No Song, But Silence – Review

An ambitious and fitting end to the Wind Tide Trilogy, with the poignancy and intelligent writing that has now come to define this series shining here too.

Author: Jonathan Nevair

Pages: 372

Publishing Info: Shadow Spark Publishing, 14th Nov 2021

Thankyou to Jonathan Nevair and Storytellers on Tour for the opportunity to read this book in exchange for my honest review. You can check out the other hosts who’ve come before me here:

There is also a superb giveaway! Click the image below and you’ll be transported right there (don’t worry this page will still be open!)


Against just Winds, there can be no mercy. Only death.

If you’ve come to this review to find out whether you’ll enjoy No Song, But Silence, I can address two different groups:

If you haven’t read any of The Wind Tide Trilogy, check out my review of Goodbye to the Sun for my most in depth review of the series as it’s the starting point. If you like the sound of it, you’ll likely enjoy the later two books, but maybe hold on off on reading the reviews of books 2 and 3 just yet!

If you have read and enjoyed Goodbye to the Sun and Jati’s Wager, there is a lot of continuity in the style here and you’ll be almost guaranteed to have fun with No Song, But Silence.

I don’t feel like any of the books in this series are an easy read, so of course you should bear that in mind if you have peaks and troughs of concentration or reading energy. Nevair’s writing style is again quite trusting of the reader’s ability to focus, so it’s not really one to read when you have distractions or want to fly through whilst still taking in everything you need to – and you do need to take a lot in!

This is both a positive and a negative depending on the reader. I do generally prefer this, though might have chosen a less busy period to read in to enjoy to its full potential; the language is often beautiful and poetic and I feel like you could fill up a little book with (non-cheesy) inspirational quotes. I did still find myself having to Google some terms or words though and I thought I had a decent vocabulary!

This again comes back to trusting the reader to have a little understanding of perhaps some history and politics to fully appreciate the intelligence that has gone into the writing. It isn’t essential, though – it just helps to acknowledge the work Nevair has put in to making a believable world. It’s why I’d describe the books as mature reads – for style rather than tone. I imagine there are metaphors and tidbits that I didn’t notice that will delight some readers who really know their stuff.

There are a multitude of serious themes at play, too – so the tone is mature aswell. Death and destruction, or the imminent risk of it, are a mainstay of the series; not just of individuals but whole groups of people, even planets. How the characters deal with adversity is what captivates us and brings us closer yo them. Their ability to keep moving forward, in some cases to have the foresight for the greater good, and most of all to retain hope in dark times. Because as humans, surely what we achieve will always be limited without a little hope?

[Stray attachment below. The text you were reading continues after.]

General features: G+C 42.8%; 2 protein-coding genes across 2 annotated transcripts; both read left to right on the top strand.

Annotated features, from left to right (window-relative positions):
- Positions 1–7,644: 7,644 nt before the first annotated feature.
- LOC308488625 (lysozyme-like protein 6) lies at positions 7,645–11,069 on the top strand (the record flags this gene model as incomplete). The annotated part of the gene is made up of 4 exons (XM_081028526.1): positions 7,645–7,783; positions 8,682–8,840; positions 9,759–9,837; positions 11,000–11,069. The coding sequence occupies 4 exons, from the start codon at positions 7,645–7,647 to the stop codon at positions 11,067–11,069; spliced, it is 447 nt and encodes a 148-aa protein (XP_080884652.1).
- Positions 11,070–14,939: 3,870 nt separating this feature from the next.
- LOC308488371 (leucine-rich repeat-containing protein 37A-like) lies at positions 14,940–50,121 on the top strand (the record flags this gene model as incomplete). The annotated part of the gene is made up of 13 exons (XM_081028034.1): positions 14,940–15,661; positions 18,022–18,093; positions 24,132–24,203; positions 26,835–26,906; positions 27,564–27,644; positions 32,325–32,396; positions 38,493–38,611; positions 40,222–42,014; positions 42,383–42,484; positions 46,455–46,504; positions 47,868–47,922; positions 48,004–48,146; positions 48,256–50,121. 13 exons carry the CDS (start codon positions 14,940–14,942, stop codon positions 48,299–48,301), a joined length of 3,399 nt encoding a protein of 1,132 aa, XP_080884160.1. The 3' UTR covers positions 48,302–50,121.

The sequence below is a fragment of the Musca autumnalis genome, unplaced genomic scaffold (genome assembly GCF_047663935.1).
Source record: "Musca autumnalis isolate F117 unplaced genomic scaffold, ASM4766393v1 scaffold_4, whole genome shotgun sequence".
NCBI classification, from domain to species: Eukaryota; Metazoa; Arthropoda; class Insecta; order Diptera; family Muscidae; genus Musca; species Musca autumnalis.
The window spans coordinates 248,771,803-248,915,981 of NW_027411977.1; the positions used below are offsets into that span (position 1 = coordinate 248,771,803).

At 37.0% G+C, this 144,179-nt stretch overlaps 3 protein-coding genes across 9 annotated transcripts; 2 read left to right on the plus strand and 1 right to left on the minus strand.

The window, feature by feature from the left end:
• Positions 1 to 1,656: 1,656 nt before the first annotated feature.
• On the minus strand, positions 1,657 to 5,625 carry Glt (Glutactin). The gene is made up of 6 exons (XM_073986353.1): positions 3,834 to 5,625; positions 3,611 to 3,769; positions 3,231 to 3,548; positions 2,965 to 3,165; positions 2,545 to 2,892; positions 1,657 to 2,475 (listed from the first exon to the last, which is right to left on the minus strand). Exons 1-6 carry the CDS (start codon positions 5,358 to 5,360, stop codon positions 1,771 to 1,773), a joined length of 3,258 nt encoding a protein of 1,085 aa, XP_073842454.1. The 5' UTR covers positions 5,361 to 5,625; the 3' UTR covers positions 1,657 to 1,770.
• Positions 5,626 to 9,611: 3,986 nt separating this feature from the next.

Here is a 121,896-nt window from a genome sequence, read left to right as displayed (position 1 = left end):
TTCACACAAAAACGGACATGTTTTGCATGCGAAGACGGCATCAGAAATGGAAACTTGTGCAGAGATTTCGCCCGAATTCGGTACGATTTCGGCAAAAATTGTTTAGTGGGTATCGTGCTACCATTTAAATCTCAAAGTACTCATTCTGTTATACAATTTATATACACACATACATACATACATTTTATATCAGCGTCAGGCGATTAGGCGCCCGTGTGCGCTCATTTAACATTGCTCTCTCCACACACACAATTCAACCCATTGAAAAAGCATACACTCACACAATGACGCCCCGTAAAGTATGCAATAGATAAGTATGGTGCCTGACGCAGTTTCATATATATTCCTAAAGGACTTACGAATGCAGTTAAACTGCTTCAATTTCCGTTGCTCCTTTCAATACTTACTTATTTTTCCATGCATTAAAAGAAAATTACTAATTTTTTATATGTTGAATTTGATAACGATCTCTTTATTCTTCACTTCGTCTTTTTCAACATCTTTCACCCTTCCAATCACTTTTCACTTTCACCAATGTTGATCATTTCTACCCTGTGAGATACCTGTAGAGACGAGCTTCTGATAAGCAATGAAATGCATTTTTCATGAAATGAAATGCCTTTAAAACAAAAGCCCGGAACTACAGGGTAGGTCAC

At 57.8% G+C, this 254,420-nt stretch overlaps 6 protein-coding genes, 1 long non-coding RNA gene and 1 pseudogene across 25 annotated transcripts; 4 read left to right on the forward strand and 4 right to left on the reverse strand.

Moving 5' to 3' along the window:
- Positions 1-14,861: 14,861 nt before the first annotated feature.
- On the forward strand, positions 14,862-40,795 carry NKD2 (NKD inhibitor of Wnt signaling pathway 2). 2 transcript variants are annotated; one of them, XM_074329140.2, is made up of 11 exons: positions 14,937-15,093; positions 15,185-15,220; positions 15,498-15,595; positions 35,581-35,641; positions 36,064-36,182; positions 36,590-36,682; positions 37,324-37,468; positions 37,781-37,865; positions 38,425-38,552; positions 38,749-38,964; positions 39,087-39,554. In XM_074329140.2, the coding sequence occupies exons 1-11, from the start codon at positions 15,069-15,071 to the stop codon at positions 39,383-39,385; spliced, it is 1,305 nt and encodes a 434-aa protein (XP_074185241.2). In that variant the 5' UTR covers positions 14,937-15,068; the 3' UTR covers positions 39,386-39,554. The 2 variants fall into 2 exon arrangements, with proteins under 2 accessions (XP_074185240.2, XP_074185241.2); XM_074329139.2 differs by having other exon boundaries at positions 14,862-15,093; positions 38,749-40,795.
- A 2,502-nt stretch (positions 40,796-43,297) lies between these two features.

In both Jati’s Wager and No Song, But Silence we have a time jump from the previous book, which I found really interesting and unique. It doesn’t feel like the trilogy is one long book broken up into three, but rather a grand, epic tale that couldn’t possibly have been told any other way. What I was particularly impressed by (which I noticed here more than in Jati’s Wager) is how well Nevair writes the returning characters to account for their age. It may just be a coincidence, but I felt like I could feel their increased experience and maturity in some respects. Ailo for example I felt like I enjoyed as a character more now that she isn’t a teenager and by the end had really felt she is the star of the series.

My favourite character of the trilogy though is undoubtedly still Jati and there wasn’t a character that stood out as strongly to me here. But that’s just personal favouritism and not a criticism of any of the characters, many of whom could be anyone’s favourite, because they’re all fleshed out, interesting characters. And Jati’s are some big boots to fill! What I did feel in this book thought is that as a collective, I enjoyed the characters the most in comparison to the other two, for sure.

This may have something to do with the stakes being raised yet further and the characters being in the midst of that. It always felt before that although the stakes were high, on the conclusion of the story arc, there was always something bigger looming or something left potentially unfinished before. The ending of an epic story can totally ruin something for me and make me hate almost the whole lot (looking at you, Game of Thrones Season 8!) so it was a huge relief that the ending was so satisfying and fulfilling, if a little emotional. Nevair is able to create this poignancy and almost melancholy feeling, especially when you reflect on your favourite characters and the journeys they’ve taken.